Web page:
As a side note, if you travel from one city to another you’ll quickly find out about the organization ‘Hosteling international’ which runs a good slew of Hostels around the world, and it’s worth mentioning that in general I’ve had more bad experiences with that organization and the hostels under them than good. Usually when looking for places my mantra would be ‘anywhere but Hostel International’. A mantra that served me well. I’m sure they’ve a couple excellent quality locals but seeing as I’m not omnipresent (Although I do try to be!) and the vast majority of times I’ve stayed there (Usually for lack of anywhere else affordable to stay.) have been fairly negative experiences, you’ll forgive me if I just try to avoid them as a whole!

-Don’t buy maps or touristy info, there’s always a free alternative somewhere. Tourist information will often have a free cheap map and a slew of ones which you have to pay for, and for the most part you’ll find that the cheap freebies are more than enough to explore the cities core. That’s what they’re for after all: An incentive to get tourists to explore the local areas. They wont give much information beyond the central core of the town or city, but that’s usually more than enough.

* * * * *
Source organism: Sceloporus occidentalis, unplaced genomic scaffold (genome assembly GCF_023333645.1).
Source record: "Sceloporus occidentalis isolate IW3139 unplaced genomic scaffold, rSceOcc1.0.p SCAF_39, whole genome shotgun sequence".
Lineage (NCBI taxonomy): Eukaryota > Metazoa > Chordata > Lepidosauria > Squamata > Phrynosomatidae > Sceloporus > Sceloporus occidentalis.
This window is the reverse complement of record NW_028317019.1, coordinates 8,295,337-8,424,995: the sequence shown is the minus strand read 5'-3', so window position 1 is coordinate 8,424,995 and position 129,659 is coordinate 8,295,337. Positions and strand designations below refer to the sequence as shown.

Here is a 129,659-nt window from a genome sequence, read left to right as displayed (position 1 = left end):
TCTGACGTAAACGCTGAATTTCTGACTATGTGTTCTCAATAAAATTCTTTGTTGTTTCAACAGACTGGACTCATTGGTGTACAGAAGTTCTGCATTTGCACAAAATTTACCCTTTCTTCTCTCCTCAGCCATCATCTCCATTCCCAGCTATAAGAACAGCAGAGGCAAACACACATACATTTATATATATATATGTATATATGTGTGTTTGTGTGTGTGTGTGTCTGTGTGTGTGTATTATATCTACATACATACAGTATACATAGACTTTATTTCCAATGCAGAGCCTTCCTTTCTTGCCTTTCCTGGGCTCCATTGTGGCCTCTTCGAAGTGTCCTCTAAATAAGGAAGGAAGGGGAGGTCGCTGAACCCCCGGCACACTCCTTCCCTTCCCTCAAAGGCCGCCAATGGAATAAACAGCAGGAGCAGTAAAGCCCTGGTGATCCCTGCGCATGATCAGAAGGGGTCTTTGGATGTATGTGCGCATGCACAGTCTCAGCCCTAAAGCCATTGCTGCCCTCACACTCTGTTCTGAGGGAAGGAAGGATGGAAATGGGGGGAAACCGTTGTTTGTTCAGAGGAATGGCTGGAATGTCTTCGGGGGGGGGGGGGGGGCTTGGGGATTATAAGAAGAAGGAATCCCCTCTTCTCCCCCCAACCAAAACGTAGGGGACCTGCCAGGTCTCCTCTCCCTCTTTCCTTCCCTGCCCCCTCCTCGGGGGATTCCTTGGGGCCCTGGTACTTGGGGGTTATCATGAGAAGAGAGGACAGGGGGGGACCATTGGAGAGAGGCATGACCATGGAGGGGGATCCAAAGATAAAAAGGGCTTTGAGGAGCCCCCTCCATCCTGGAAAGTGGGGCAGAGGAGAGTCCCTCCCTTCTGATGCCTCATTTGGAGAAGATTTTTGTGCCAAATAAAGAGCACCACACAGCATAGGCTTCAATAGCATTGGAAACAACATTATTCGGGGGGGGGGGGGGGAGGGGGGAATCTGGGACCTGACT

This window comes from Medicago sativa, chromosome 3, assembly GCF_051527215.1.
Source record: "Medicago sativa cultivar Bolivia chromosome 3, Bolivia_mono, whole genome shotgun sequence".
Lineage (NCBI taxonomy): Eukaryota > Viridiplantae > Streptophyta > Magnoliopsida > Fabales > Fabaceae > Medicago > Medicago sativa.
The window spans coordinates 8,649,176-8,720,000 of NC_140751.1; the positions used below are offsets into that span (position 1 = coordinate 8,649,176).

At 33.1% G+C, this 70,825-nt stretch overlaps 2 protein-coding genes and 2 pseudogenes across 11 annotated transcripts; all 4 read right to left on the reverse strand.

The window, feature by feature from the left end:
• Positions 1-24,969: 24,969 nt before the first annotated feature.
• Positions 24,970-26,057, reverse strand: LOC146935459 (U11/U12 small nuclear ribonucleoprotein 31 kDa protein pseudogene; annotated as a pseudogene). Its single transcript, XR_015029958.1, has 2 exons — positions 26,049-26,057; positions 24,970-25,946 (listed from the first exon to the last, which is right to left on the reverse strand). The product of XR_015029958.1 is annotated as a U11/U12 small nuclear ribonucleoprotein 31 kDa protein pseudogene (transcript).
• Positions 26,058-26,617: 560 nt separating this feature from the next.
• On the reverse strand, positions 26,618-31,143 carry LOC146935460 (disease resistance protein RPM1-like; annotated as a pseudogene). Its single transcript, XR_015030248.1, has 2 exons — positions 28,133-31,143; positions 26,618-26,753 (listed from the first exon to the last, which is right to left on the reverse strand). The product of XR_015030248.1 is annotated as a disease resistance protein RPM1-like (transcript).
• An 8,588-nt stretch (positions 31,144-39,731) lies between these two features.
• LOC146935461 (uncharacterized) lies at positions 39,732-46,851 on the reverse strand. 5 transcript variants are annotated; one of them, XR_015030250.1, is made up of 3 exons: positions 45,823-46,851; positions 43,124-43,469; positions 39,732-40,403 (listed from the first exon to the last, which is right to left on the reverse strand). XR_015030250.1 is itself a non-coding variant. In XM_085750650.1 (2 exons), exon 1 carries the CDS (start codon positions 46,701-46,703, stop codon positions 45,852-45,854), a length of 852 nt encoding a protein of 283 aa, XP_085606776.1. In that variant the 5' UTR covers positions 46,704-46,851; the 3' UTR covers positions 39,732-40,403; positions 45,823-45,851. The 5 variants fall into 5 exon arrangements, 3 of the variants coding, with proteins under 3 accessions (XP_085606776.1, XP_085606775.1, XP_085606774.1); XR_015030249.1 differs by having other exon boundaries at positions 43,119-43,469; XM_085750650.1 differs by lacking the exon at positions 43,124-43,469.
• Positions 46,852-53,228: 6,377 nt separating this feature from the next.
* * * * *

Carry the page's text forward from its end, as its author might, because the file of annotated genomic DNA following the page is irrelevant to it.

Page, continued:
-Walk whenever possible and if you need to get somewhere far enough away that you can’t walk there, then take the public transportation. Taxi are just too damned expensive, and even the thought of renting a vehicle sends a money related shiver down my spine. Via transit and walking the cost of wandering a city is negligible, leaving you all the more money for an extra days travel later on or to treat yourself to a cool soft-drink or a snack at a local cafe.